Vol. 2 · Number 2 · 2004
Ethical Decision Making on Various Managerial Accounting Issues Arnold Schneider* Abstract This study examines five managerial accounting issues that have ethical implications. These issues are based on situations described in managerial accounting textbooks. To induce truthful responses, an approach called the randomized response technique is used. With this technique, estimates are obtained for responses to sensitive questions relating to the five issues. Results ranged from 9 percent to 51 percent of participants making decisions that are at least questionable from an ethical perspective. Key Words
Many issues in the area of managerial accounting have ethical implications. This is recognized by The Institute of Management Accountants, which has provided ethical guidance by developing Standards for Ethical Conduct for Management Accountants (IMA, 1983). These standards deal with issues involving competence, confidentiality, integrity, and objectivity. Managerial accounting textbooks are replete with discussions of issues that have ethical implications. These issues range from performance evaluation to cost reimbursement and the decisions encompass managerial ones such as amount of production as well as accounting ones such as cost allocations. While the potential for managerial manipulation or unethical conduct is often mentioned, rarely is evidence provided about the actual occurrence of such behaviour. The purpose of this study is to provide some evidence about behaviour involving ethical issues in the context of five specific decision areas found in the realm of managerial accounting. The five issues chosen were based on encounters with them while teaching managerial accounting.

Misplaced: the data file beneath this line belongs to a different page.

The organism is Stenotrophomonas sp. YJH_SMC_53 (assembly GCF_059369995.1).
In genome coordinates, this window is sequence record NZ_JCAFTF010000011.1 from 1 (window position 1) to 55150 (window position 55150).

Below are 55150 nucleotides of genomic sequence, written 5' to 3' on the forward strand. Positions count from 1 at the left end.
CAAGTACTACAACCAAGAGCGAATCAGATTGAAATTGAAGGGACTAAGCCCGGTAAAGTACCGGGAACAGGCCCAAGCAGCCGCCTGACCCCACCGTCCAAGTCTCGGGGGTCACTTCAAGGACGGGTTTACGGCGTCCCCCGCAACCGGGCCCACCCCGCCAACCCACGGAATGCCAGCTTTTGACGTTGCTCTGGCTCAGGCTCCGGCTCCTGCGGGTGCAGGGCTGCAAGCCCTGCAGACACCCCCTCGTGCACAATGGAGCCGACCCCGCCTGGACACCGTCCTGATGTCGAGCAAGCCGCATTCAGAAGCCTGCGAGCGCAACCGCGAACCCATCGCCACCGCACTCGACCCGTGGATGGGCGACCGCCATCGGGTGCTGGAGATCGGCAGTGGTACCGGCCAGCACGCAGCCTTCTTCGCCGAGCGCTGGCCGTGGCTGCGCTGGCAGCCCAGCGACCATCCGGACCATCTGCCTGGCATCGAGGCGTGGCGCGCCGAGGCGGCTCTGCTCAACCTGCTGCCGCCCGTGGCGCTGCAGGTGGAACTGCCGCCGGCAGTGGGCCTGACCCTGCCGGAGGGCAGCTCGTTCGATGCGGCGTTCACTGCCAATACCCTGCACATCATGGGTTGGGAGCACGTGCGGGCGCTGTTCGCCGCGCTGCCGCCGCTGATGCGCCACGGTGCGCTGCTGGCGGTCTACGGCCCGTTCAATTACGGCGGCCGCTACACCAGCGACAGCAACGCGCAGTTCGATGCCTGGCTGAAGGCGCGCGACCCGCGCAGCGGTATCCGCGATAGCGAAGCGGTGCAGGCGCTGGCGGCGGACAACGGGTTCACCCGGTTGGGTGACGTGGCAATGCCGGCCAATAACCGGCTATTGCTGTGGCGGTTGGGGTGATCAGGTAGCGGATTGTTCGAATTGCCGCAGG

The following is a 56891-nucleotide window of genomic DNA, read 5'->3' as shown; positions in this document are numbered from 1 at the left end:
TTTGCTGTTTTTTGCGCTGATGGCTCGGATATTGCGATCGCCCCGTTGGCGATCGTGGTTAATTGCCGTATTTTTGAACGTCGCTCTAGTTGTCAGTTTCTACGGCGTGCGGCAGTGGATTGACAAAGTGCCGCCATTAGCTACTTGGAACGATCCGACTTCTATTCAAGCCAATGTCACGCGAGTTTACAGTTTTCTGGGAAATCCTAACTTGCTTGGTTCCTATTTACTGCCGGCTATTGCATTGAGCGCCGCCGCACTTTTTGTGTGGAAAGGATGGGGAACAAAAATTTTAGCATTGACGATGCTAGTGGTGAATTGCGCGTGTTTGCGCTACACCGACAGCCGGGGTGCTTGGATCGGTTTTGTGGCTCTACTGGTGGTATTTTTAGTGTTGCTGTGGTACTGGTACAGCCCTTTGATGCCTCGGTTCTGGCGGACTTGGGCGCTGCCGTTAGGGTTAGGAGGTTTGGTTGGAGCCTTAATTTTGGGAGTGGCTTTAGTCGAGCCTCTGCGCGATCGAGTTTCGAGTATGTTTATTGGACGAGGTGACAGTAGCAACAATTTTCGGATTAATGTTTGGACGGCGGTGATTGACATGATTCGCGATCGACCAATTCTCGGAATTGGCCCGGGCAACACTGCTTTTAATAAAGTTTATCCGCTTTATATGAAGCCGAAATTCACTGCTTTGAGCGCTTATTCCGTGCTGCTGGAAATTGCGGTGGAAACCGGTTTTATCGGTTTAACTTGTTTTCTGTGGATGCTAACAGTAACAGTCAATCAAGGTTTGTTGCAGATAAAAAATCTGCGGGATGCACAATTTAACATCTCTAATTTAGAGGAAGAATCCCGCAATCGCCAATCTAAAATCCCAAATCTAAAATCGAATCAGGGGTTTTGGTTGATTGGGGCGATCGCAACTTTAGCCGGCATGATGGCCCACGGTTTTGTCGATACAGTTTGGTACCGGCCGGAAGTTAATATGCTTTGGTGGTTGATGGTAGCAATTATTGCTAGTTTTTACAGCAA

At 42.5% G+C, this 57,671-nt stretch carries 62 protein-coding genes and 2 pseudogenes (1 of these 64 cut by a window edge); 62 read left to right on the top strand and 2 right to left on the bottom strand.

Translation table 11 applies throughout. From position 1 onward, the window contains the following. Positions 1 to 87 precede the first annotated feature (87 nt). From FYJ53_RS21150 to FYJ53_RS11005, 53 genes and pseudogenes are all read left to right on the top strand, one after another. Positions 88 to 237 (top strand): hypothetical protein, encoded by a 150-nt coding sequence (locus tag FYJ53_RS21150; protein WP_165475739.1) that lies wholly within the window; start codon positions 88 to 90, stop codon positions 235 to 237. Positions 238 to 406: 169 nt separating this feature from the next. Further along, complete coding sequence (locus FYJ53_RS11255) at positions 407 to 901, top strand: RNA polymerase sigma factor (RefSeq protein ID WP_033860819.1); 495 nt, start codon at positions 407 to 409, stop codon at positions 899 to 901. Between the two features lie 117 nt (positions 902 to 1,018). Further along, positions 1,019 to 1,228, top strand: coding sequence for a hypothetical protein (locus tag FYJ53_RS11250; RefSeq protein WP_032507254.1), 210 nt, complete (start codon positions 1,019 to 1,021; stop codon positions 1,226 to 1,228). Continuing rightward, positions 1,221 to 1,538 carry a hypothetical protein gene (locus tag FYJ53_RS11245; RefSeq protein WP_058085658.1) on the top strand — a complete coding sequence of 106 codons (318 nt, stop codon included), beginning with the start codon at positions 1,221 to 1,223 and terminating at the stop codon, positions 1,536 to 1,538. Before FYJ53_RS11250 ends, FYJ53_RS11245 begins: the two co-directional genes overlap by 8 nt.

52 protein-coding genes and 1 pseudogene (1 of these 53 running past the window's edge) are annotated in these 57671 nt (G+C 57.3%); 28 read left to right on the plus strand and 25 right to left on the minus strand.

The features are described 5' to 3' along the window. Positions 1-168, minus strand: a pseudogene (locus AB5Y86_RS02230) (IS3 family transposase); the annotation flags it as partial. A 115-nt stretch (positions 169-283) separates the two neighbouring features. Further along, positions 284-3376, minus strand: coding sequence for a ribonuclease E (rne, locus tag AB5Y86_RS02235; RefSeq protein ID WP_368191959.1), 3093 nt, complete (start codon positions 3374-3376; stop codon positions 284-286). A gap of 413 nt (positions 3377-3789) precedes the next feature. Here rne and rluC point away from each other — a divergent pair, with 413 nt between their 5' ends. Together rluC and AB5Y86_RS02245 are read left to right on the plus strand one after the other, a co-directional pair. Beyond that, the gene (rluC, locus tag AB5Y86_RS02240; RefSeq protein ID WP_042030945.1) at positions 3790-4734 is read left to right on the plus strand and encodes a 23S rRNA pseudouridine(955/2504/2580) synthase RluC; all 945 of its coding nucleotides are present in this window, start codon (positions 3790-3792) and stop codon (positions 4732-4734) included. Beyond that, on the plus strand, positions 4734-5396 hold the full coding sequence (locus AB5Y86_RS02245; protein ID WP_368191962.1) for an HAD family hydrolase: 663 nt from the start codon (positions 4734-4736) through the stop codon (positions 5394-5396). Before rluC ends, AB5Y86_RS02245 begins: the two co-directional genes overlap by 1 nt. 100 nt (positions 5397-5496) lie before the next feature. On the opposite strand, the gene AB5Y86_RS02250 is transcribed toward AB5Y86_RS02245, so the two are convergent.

Accounting Ethics Randomized Response Technique Management Accounting
Literature on Ethics in Managerial Accounting
Managerial accounting research has addressed various ethical issues. Rogerson (1992) examined overhead allocated to contracts and demonstrated that firms have incentives to engage in pure waste by padding direct labour usage on contracts with cost-based revenues. Sayre, Rankin, and Fargher (1998) investigated the effects of promotion incentives on the selection of investment projects by managers and found that the managers’ investment decisions served their own self-interests at the expense of the owners’ interests. A number of studies on budgeting have shown that when a subordinate’s information is used as 29
* College of Management, Georgia Institute of Technology
Vol. 2 · Number 2 · 2004
a basis for his performance evaluation, the subordinate has incentives to misrepresent resource requirements or production capabilities (e.g., Young, 1985; Waller, 1988; Chow, et al, 1988; Nouri, 1994; Stevens, 2002). Many studies have provided evidence on how managers manipulate earnings to maximize their compensation or enhance their performance evaluation (e.g., Healy and Whalen, 1999; Nelson, et al, 2003). While these manipulations usually involve accounting choices, some involve managerial decisions such as the research and development spending decisions examined by Dechow and Sloan (1991).
“if the company uses the absorption costing approach, a manager might be tempted to produce unneeded units just to increase reported operating income.” An example of how profit was manipulated in this manner is provided by Kaplan and Atkinson (1998, p. 504), who mention a case where “the division manager had greatly increased production in quarters 2 and 3, with excess production accumulating as finished goods inventory. The much higher rates of production enabled period costs to be absorbed into inventory.” The first research question in this study addresses the issue of whether participants would decide to overproduce in order to increase profits. The actual question asked, which can be found in Situation #1 of the Appendix, was “Would you decide to overproduce in order...